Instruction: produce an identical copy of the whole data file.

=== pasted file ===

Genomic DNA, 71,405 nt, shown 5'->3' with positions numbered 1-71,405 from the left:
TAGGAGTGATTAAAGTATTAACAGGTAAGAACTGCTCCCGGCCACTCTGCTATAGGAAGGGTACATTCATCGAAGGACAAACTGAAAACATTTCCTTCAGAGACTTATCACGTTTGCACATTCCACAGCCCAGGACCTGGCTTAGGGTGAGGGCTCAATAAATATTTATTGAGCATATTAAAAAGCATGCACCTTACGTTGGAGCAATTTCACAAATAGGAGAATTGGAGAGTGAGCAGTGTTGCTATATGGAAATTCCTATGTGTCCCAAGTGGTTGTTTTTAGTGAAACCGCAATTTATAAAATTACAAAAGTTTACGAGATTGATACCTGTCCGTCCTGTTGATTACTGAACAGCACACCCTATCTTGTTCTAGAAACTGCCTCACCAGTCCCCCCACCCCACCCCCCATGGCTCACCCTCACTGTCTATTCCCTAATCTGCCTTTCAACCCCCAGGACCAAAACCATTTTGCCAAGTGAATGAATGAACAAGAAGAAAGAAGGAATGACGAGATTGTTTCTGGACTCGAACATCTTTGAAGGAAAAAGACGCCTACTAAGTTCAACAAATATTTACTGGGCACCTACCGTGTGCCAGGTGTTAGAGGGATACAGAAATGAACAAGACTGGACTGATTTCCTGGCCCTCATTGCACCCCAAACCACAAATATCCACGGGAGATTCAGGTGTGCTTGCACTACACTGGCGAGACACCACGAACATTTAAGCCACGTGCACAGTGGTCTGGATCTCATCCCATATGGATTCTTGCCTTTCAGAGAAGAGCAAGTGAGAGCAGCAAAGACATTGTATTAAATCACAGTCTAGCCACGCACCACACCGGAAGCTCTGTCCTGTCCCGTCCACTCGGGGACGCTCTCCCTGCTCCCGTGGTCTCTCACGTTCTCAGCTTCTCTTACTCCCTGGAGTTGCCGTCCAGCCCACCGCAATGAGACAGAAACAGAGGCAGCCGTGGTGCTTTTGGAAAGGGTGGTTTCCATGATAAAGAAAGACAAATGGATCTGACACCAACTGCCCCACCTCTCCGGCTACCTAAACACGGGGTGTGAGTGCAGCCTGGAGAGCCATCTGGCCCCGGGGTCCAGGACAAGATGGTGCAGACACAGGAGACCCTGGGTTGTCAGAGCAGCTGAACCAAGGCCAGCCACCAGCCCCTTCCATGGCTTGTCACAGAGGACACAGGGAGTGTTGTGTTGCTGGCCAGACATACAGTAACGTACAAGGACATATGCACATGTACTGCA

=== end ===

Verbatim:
Genomic DNA, 71,405 nt, shown 5'->3' with positions numbered 1-71,405 from the left:
TAGGAGTGATTAAAGTATTAACAGGTAAGAACTGCTCCCGGCCACTCTGCTATAGGAAGGGTACATTCATCGAAGGACAAACTGAAAACATTTCCTTCAGAGACTTATCACGTTTGCACATTCCACAGCCCAGGACCTGGCTTAGGGTGAGGGCTCAATAAATATTTATTGAGCATATTAAAAAGCATGCACCTTACGTTGGAGCAATTTCACAAATAGGAGAATTGGAGAGTGAGCAGTGTTGCTATATGGAAATTCCTATGTGTCCCAAGTGGTTGTTTTTAGTGAAACCGCAATTTATAAAATTACAAAAGTTTACGAGATTGATACCTGTCCGTCCTGTTGATTACTGAACAGCACACCCTATCTTGTTCTAGAAACTGCCTCACCAGTCCCCCCACCCCACCCCCCATGGCTCACCCTCACTGTCTATTCCCTAATCTGCCTTTCAACCCCCAGGACCAAAACCATTTTGCCAAGTGAATGAATGAACAAGAAGAAAGAAGGAATGACGAGATTGTTTCTGGACTCGAACATCTTTGAAGGAAAAAGACGCCTACTAAGTTCAACAAATATTTACTGGGCACCTACCGTGTGCCAGGTGTTAGAGGGATACAGAAATGAACAAGACTGGACTGATTTCCTGGCCCTCATTGCACCCCAAACCACAAATATCCACGGGAGATTCAGGTGTGCTTGCACTACACTGGCGAGACACCACGAACATTTAAGCCACGTGCACAGTGGTCTGGATCTCATCCCATATGGATTCTTGCCTTTCAGAGAAGAGCAAGTGAGAGCAGCAAAGACATTGTATTAAATCACAGTCTAGCCACGCACCACACCGGAAGCTCTGTCCTGTCCCGTCCACTCGGGGACGCTCTCCCTGCTCCCGTGGTCTCTCACGTTCTCAGCTTCTCTTACTCCCTGGAGTTGCCGTCCAGCCCACCGCAATGAGACAGAAACAGAGGCAGCCGTGGTGCTTTTGGAAAGGGTGGTTTCCATGATAAAGAAAGACAAATGGATCTGACACCAACTGCCCCACCTCTCCGGCTACCTAAACACGGGGTGTGAGTGCAGCCTGGAGAGCCATCTGGCCCCGGGGTCCAGGACAAGATGGTGCAGACACAGGAGACCCTGGGTTGTCAGAGCAGCTGAACCAAGGCCAGCCACCAGCCCCTTCCATGGCTTGTCACAGAGGACACAGGGAGTGTTGTGTTGCTGGCCAGACATACAGTAACGTACAAGGACATATGCACATGTACTGCA